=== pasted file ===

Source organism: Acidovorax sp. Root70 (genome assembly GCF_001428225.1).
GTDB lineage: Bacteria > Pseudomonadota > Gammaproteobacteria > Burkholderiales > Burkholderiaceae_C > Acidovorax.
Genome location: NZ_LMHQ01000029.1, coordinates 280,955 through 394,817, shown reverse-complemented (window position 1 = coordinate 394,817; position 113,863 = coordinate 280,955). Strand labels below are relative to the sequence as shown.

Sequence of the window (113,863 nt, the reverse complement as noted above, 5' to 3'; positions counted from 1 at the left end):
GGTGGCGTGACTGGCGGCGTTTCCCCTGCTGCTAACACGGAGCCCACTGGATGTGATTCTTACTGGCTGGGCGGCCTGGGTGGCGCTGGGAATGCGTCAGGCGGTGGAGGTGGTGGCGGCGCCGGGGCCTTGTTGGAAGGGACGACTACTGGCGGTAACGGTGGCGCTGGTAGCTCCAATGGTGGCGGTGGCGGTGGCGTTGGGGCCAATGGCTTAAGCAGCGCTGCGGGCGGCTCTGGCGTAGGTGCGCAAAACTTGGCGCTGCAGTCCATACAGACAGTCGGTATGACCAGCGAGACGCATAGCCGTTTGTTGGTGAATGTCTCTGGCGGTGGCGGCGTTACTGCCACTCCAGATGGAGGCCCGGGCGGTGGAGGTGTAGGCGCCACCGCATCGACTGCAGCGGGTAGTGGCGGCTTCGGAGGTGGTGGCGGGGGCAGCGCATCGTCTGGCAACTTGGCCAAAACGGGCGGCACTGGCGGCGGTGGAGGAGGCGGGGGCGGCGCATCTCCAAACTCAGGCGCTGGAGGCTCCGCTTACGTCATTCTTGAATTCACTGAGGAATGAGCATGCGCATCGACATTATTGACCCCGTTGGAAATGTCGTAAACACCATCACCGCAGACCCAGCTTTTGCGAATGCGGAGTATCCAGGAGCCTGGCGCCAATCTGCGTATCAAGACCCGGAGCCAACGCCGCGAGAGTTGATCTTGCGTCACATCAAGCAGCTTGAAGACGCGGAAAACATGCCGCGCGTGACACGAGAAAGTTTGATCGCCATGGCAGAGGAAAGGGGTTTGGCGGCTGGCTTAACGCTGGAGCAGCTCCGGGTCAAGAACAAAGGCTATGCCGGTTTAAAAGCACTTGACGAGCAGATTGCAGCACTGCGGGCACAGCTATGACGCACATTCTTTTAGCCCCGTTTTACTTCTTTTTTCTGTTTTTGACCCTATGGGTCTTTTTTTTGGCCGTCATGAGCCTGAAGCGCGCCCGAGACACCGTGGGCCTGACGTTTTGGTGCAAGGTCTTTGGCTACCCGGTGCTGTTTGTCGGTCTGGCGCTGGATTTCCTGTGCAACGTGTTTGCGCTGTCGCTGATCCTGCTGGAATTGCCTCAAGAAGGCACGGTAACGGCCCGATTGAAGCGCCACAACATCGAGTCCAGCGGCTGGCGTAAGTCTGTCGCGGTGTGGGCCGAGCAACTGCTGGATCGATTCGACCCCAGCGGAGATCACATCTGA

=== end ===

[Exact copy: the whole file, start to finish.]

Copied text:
Source organism: Acidovorax sp. Root70 (genome assembly GCF_001428225.1).
GTDB lineage: Bacteria > Pseudomonadota > Gammaproteobacteria > Burkholderiales > Burkholderiaceae_C > Acidovorax.
Genome location: NZ_LMHQ01000029.1, coordinates 280,955 through 394,817, shown reverse-complemented (window position 1 = coordinate 394,817; position 113,863 = coordinate 280,955). Strand labels below are relative to the sequence as shown.

Sequence of the window (113,863 nt, the reverse complement as noted above, 5' to 3'; positions counted from 1 at the left end):
GGTGGCGTGACTGGCGGCGTTTCCCCTGCTGCTAACACGGAGCCCACTGGATGTGATTCTTACTGGCTGGGCGGCCTGGGTGGCGCTGGGAATGCGTCAGGCGGTGGAGGTGGTGGCGGCGCCGGGGCCTTGTTGGAAGGGACGACTACTGGCGGTAACGGTGGCGCTGGTAGCTCCAATGGTGGCGGTGGCGGTGGCGTTGGGGCCAATGGCTTAAGCAGCGCTGCGGGCGGCTCTGGCGTAGGTGCGCAAAACTTGGCGCTGCAGTCCATACAGACAGTCGGTATGACCAGCGAGACGCATAGCCGTTTGTTGGTGAATGTCTCTGGCGGTGGCGGCGTTACTGCCACTCCAGATGGAGGCCCGGGCGGTGGAGGTGTAGGCGCCACCGCATCGACTGCAGCGGGTAGTGGCGGCTTCGGAGGTGGTGGCGGGGGCAGCGCATCGTCTGGCAACTTGGCCAAAACGGGCGGCACTGGCGGCGGTGGAGGAGGCGGGGGCGGCGCATCTCCAAACTCAGGCGCTGGAGGCTCCGCTTACGTCATTCTTGAATTCACTGAGGAATGAGCATGCGCATCGACATTATTGACCCCGTTGGAAATGTCGTAAACACCATCACCGCAGACCCAGCTTTTGCGAATGCGGAGTATCCAGGAGCCTGGCGCCAATCTGCGTATCAAGACCCGGAGCCAACGCCGCGAGAGTTGATCTTGCGTCACATCAAGCAGCTTGAAGACGCGGAAAACATGCCGCGCGTGACACGAGAAAGTTTGATCGCCATGGCAGAGGAAAGGGGTTTGGCGGCTGGCTTAACGCTGGAGCAGCTCCGGGTCAAGAACAAAGGCTATGCCGGTTTAAAAGCACTTGACGAGCAGATTGCAGCACTGCGGGCACAGCTATGACGCACATTCTTTTAGCCCCGTTTTACTTCTTTTTTCTGTTTTTGACCCTATGGGTCTTTTTTTTGGCCGTCATGAGCCTGAAGCGCGCCCGAGACACCGTGGGCCTGACGTTTTGGTGCAAGGTCTTTGGCTACCCGGTGCTGTTTGTCGGTCTGGCGCTGGATTTCCTGTGCAACGTGTTTGCGCTGTCGCTGATCCTGCTGGAATTGCCTCAAGAAGGCACGGTAACGGCCCGATTGAAGCGCCACAACATCGAGTCCAGCGGCTGGCGTAAGTCTGTCGCGGTGTGGGCCGAGCAACTGCTGGATCGATTCGACCCCAGCGGAGATCACATCTGA